Mental Health Awareness Week - Nepal aftermath

Mental Health After the Nepal Earthquakes

Psychological first aid is an essential part of Action Against Hunger's response during Emergencies 

By Action Against Hunger

May 14 2018

For Mental Health Awareness Week, we are shining a light on the vital work Action Against Hunger is doing to help Vulnerable Men, Women and Children with psychosocial support.

The role of Psychological First Aid in rebuilding Nepal

In November 2015, six months after Nepal suffered from two devastating earthquakes, killing almost 9,000 people and destroying or damaging almost 900,000 homes, we wrote about the mental health and counselling services we were providing families, like Samshana and her daughters. 

Three years on, we reflect on the impact Action Against Hunger’s mental health programmes have had on those who have had to rebuild their lives and find resilience following one of the most cataclysmic events one can imagine ever having to experience.

"Everybody needs water and everybody needs shelter, but when it comes to psychological support and personal issues, fear, trauma or the support they need, it is also more intimidating because it is an individual thing.” -  Shashwat Saraf, Action Against Hunger's Regional Director for Asia.


We asked Shashwat Saraf, Regional Director of Asia, what he felt the role that psychosocial support played in the emergency response to the Nepal Earthquake. 

“There was a need for psychological first aid, but we also created a safe environment. People were able to talk about losing their houses and the constant fear of having another earthquake. That fear had set in especially among children.” 

We worked directly with the communities affected, but in order to help thousands of people and make the programme scalable, Action Against Hunger trained teachers and health workers on how to provide psychosocial support. 

“By involving teachers and staff, you start to create an environment of strong awareness of the issue… because in many cultural contexts, it is seen as some kind of taboo.” 

But, of course, providing counselling to individuals that have suffered trauma will take its toll on the staff. This is why Action Against Hunger supports its staff and other international organisations providing similar services through Self-Care for Psychosocial Wellbeing workshops. Sujen Man Maharjan, Action Against Hunger's Roving Programme Manager in Mental Health and Care Practices, describes this workshop:

"We have organised workshops to help staff to increase their own awareness of resilience and coping processes, self-care practices as well as relaxation techniques. It's important our staff are well-protected so they can look after themselves while providing help to others, too."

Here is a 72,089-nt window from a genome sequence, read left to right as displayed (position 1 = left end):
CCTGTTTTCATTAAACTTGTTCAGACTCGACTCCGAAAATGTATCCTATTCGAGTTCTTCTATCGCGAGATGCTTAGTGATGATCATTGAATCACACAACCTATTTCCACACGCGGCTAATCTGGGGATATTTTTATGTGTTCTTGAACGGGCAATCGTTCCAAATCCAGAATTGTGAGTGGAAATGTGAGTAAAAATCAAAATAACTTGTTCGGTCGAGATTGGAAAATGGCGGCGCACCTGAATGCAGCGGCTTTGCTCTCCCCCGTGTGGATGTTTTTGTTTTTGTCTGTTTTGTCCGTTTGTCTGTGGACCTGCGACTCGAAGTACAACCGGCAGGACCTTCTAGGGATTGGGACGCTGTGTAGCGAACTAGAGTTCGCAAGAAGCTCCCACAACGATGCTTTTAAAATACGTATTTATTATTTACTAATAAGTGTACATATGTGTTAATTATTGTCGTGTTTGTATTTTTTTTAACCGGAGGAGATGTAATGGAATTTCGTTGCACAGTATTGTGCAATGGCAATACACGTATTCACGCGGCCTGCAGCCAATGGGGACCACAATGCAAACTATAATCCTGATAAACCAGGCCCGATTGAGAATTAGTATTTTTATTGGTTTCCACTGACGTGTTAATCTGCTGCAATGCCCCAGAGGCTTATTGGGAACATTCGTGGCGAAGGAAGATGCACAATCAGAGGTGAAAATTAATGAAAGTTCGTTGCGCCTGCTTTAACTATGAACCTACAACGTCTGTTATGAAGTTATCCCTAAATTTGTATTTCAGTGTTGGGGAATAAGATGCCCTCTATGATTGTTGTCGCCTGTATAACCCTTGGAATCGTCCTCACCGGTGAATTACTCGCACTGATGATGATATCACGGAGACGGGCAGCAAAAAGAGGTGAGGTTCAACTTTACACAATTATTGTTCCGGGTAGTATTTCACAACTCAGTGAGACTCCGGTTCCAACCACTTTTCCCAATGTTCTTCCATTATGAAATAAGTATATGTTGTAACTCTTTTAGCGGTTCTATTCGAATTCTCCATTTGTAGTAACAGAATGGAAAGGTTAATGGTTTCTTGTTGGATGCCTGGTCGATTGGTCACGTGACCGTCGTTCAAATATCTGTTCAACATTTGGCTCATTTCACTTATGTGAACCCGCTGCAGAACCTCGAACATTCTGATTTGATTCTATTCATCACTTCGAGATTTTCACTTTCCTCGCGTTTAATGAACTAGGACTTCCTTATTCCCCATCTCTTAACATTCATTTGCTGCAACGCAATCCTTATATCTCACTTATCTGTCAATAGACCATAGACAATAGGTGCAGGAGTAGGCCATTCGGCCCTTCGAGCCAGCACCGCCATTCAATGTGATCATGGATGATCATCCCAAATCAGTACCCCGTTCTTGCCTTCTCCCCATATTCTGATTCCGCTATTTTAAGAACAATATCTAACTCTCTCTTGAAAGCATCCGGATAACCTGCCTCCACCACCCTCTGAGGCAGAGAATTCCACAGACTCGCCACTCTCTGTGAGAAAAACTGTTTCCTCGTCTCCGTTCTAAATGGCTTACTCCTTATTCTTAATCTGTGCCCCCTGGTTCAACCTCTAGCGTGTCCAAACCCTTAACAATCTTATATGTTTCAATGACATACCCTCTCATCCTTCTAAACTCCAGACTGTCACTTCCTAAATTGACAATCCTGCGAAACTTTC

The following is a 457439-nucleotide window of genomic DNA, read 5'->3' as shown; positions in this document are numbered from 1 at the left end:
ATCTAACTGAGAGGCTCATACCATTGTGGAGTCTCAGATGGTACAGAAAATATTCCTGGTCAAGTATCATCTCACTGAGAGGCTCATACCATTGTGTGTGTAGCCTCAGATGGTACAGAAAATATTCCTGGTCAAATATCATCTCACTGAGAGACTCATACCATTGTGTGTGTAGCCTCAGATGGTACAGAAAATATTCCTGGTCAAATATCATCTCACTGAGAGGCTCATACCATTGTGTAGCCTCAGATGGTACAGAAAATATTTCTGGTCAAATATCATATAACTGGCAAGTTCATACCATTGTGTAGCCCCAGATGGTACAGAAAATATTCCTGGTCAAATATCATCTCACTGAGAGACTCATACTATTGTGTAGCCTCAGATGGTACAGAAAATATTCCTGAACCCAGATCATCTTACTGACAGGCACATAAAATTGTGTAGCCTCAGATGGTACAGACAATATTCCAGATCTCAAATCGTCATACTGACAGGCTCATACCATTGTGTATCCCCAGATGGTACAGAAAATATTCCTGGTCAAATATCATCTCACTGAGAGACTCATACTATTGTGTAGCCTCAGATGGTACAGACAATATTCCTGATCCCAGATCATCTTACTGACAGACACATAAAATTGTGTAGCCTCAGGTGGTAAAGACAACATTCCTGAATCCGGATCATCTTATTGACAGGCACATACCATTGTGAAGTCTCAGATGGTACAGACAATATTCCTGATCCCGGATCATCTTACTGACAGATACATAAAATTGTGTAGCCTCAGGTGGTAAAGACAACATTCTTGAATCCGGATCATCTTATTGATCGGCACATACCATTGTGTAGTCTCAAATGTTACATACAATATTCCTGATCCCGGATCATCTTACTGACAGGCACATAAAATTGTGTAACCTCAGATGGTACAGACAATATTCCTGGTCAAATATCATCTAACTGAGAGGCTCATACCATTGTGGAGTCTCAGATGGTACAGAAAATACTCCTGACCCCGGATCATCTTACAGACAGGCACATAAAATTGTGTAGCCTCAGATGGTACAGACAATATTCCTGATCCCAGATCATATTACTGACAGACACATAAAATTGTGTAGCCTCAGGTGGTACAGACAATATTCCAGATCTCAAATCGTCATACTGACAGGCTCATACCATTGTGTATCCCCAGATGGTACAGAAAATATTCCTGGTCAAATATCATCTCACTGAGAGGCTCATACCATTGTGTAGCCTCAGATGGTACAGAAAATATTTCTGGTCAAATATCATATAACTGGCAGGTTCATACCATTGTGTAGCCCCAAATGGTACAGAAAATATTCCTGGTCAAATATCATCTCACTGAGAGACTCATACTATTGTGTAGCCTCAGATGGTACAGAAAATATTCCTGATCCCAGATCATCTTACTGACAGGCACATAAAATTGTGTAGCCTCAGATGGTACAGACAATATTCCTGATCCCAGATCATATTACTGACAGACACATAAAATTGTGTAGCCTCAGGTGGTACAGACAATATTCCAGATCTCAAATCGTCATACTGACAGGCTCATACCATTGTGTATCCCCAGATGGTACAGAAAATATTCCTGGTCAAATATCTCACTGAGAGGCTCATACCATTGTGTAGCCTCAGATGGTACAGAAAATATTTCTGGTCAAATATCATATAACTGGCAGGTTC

As part of our Mental Health Awareness series this week, we are raising awareness of the long-term impact of trauma. It does not just impact the here-and-now but can have long-lasting detrimental effects on families. This is why Action Against Hunger incorporates Mental Health Care into other programmes that it runs, such as nutrition, water and sanitation programmes. Shashwat comments:  

“You can do some psychological first aid in the immediate aftermath of an emergency, but it is a longer-term process. Particularly with our nutrition work, we know that this trauma starts to affect breastfeeding and we see this as part of the cycle of malnutrition.” 


Nepal still has a long way to go to rebuild infrastructures and return to a sense of what normality was like before the earthquakes hit – as witnessed first-hand by our ambassadors, who trekked across Nepal and saw our programmes last month.  

But, in spite of everything they have suffered, our ambassadors commented on their resilience and ability to keep smiling. This thought was echoed by Shashwat: 

“You can have all of the numbers and data about the people you have counselled. But one thing that has stuck with me was when I spoke to a woman who had been through our counselling sessions. She said she wasn’t sure about the impact, but that she could sleep now. That stuck with me. The way she measured impact was that despite the trauma she suffered, the help we gave her helped her to sleep better.”  

Action Against Hunger has helped more than three quarters of a million people benefit from psychosocial support, across 21 countries. You can help us continue our work by fundraising, attending events or making a donation. Even sharing our message on social media with others will raise awareness of the importance mental health plays for people suffering from disaster and conflict around the world. 

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Images: Daniel Burgui Iguzkiza for Action Against Hunger